The word “stan,” traditionally applied to celebrities and influencers, is used to express intense appreciation or worship, usually by teenage social media users. The increased frequency at which I see it used, especially in comments under posts about politicians such as AOC as well as Barack Obama, Bernie Sanders, Kamala Harris and Joe Biden, alerted me to how unnatural our support for these politicians has become. My intention is not to bash these individual figures, but rather call attention to the fact that “stanning” politicians cultivates a sense of blind allegiance to an individual that may make it difficult to hold them accountable for their actions, past and future. 

“They’re focusing on their personalities rather than their politics, or this perception of their personality and that’s really dangerous,” articulated Upper School Learning Specialist Farrah Khan. “We’re supposed to be voting for the politics.” 

Though in some instances, politicians may not intend to have constituents focus on their personality, it should be noted that some do publicize certain acts for the sole purpose of cultivating an attractive image for voters, which can be equally (if not more so) harmful.

“Politicians are doing this stuff so they are more humanized, and it’s appealing for younger people to see politicians act like normal people,” said Maitri Niles (‘22). “But it’s dangerous to turn politicians into celebrities, which is what’s happening, because celebrity worship even without politicians is problematic. When you add the fact that politicians make decisions about our lives, it’s especially dangerous to ‘stan’ them because it makes it seem like they can do no wrong, or that they’re here to entertain us.”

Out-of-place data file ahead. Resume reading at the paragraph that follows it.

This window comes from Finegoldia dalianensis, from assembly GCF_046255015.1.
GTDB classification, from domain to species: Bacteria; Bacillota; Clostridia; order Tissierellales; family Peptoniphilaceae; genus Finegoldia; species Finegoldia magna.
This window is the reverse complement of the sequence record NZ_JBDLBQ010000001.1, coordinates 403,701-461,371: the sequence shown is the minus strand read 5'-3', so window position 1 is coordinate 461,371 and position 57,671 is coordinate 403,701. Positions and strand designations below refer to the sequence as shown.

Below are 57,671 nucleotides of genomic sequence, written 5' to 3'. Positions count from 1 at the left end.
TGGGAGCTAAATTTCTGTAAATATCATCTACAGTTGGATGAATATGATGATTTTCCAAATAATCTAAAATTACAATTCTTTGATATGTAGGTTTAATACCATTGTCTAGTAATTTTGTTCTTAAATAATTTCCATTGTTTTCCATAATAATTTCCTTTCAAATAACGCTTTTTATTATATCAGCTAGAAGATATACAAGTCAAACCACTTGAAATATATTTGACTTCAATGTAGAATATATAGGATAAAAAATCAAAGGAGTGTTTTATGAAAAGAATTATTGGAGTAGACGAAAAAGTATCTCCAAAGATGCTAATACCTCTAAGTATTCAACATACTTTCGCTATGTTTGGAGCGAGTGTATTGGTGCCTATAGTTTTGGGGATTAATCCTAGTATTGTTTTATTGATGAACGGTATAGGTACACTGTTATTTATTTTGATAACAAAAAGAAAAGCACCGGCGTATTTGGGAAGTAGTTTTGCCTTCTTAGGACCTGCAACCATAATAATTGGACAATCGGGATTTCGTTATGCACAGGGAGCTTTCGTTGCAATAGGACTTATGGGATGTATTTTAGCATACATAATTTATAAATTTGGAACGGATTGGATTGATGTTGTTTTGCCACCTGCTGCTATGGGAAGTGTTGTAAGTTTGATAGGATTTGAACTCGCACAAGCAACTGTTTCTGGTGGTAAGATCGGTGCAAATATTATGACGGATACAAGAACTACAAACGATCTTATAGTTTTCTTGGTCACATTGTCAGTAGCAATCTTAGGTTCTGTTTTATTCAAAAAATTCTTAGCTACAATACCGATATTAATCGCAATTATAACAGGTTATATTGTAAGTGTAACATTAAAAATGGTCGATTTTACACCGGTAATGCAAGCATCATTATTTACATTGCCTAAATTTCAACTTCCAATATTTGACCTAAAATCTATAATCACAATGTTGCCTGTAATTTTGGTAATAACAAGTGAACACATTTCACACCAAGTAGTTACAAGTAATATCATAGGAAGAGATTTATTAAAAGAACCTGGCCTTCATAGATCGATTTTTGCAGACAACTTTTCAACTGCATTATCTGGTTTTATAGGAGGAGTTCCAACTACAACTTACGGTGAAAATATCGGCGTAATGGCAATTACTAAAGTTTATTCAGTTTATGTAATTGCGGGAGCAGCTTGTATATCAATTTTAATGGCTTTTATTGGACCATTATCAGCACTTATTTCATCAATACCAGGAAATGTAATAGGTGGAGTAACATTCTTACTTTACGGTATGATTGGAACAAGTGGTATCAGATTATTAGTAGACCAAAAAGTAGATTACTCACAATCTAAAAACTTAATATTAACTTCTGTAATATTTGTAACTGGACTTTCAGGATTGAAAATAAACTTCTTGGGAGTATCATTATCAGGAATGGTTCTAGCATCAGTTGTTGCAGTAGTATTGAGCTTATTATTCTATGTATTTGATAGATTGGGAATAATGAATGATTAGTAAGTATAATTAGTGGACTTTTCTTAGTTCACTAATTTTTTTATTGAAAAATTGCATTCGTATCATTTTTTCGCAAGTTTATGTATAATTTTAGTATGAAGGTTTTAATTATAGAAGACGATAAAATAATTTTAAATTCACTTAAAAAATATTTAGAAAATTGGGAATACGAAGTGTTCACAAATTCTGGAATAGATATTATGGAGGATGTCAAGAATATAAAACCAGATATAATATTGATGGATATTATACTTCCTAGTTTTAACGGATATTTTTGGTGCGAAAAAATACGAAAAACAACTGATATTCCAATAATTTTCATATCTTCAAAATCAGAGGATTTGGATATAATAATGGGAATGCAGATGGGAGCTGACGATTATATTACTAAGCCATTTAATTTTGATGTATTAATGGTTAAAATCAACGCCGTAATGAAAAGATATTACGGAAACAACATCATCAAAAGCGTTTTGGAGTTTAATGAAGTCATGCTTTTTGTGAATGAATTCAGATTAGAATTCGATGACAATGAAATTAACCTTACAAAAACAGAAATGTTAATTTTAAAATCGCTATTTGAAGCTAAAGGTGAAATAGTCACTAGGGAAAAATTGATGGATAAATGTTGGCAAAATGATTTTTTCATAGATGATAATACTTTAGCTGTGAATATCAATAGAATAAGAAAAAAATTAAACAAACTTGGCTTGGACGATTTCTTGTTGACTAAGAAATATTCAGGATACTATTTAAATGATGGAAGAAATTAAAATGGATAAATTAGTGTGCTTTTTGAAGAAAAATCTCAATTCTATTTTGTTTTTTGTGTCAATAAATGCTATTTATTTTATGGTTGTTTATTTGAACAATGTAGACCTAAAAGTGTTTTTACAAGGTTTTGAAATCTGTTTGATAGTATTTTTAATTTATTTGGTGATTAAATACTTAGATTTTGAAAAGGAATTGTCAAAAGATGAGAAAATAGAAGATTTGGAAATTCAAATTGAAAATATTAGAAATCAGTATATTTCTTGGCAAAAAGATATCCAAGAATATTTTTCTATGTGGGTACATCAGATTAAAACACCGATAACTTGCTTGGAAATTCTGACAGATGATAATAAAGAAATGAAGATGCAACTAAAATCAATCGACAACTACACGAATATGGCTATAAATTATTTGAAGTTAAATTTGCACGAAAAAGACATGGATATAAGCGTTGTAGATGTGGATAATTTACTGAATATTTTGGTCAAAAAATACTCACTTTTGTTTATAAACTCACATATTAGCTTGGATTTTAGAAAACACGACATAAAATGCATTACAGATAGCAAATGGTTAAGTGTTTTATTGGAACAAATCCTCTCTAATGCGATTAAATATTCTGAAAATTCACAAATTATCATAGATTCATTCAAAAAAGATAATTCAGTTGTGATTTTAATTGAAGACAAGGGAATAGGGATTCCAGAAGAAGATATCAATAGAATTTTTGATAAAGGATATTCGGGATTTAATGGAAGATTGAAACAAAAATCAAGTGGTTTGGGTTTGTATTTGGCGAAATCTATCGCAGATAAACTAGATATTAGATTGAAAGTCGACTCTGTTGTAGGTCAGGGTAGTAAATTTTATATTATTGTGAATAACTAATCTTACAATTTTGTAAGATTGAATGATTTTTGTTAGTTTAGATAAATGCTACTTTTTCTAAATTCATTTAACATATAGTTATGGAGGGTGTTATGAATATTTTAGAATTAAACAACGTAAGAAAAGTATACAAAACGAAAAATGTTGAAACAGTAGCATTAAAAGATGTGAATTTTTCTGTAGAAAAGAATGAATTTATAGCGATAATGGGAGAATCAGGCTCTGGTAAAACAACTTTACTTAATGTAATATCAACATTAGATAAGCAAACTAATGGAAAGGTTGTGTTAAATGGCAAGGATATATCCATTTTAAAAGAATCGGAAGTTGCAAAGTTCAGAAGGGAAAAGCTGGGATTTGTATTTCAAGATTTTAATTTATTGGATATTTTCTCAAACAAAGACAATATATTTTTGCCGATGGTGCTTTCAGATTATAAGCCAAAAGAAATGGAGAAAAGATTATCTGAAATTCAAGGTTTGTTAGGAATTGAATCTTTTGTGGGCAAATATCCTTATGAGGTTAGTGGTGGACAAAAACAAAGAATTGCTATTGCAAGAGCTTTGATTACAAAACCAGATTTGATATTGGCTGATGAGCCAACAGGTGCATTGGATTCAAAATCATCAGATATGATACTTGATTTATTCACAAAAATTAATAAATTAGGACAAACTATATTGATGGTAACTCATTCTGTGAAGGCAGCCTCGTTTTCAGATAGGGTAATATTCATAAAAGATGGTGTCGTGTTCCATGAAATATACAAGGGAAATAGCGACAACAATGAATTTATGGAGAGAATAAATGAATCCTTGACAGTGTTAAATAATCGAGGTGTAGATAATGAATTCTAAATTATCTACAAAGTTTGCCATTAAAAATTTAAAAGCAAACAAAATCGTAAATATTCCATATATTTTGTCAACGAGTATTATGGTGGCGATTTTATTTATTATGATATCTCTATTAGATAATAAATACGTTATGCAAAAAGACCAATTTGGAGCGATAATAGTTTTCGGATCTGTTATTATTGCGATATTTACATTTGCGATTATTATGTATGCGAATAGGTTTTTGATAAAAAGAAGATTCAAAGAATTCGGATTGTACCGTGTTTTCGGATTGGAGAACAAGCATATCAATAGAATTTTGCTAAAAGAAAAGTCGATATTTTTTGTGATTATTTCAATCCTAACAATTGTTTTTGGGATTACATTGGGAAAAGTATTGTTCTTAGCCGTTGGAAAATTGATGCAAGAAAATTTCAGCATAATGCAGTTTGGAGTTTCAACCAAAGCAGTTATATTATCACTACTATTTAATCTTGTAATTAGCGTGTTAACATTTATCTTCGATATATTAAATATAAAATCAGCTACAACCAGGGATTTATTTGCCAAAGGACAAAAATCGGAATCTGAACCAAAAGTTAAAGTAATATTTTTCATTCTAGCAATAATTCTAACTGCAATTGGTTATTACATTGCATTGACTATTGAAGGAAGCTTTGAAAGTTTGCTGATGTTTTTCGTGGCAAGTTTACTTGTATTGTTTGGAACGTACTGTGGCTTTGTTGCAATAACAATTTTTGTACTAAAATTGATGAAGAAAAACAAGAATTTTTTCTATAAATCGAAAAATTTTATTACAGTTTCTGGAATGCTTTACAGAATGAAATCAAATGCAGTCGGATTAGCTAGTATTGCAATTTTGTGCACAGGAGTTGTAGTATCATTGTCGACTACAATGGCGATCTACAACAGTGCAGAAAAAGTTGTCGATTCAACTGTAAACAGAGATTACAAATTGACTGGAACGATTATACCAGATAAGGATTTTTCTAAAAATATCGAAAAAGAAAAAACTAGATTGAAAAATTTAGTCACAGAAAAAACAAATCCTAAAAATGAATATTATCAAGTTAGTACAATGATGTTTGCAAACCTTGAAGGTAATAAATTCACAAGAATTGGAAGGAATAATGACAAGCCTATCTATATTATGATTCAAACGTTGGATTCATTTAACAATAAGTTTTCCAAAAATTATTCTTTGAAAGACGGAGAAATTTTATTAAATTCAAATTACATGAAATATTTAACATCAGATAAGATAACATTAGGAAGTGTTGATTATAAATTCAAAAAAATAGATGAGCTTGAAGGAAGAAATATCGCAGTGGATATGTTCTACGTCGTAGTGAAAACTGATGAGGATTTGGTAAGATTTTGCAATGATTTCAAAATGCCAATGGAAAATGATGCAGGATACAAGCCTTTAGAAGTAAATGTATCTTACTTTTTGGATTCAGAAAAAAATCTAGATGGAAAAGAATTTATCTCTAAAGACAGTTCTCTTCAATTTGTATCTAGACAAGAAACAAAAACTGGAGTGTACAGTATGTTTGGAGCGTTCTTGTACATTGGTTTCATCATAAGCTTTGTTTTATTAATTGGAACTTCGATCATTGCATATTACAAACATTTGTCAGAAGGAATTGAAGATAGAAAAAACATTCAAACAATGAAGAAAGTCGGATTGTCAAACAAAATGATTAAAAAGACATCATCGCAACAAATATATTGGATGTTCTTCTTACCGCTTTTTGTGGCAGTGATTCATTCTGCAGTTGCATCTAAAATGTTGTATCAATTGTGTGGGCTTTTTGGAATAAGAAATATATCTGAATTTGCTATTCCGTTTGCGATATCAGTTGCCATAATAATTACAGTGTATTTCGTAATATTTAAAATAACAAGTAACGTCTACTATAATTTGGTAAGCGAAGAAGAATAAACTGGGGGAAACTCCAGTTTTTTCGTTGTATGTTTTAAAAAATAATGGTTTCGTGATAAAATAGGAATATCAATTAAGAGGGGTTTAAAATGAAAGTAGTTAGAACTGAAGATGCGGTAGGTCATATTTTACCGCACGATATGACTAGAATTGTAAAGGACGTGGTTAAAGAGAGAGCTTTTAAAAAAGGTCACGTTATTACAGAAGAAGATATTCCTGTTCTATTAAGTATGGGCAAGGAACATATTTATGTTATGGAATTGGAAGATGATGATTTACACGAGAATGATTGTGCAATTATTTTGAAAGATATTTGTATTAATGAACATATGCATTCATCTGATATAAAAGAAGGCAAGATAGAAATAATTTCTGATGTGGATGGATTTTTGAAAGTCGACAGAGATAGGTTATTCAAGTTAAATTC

I do not wish to exclude myself from this narrative or imply that I have never perpetuated it. On the contrary, the alarming ease at which I slip into a mindless state of glorifying some politicians is what motivated me to analyze my thought processes and how dangerous they may actually be. Regardless of how comical some may act or the fact that a former television personality is currently sitting in the White House, politicians are not and should not be for our entertainment. Unfortunately, the burden falls upon us to reject such a notion, and remind ourselves that these figures are civil servants whose everyday actions have implications that ripple across state borders and party affiliations.

Madeleine Farr is currently a sophomore at the Packer Collegiate Institute and is a reporter for the Prism this year. This is her first year on the Prism. She joined the Prism hoping to expand her journalism skills and learn more about the role it plays in communities today. In addition to writing for the Prism, Madeleine enjoys reading, art, playing volleyball for Packer, and going to Vivi Bubble Tea with her friends. Madeleine can be reached at mafarr@packer.edu.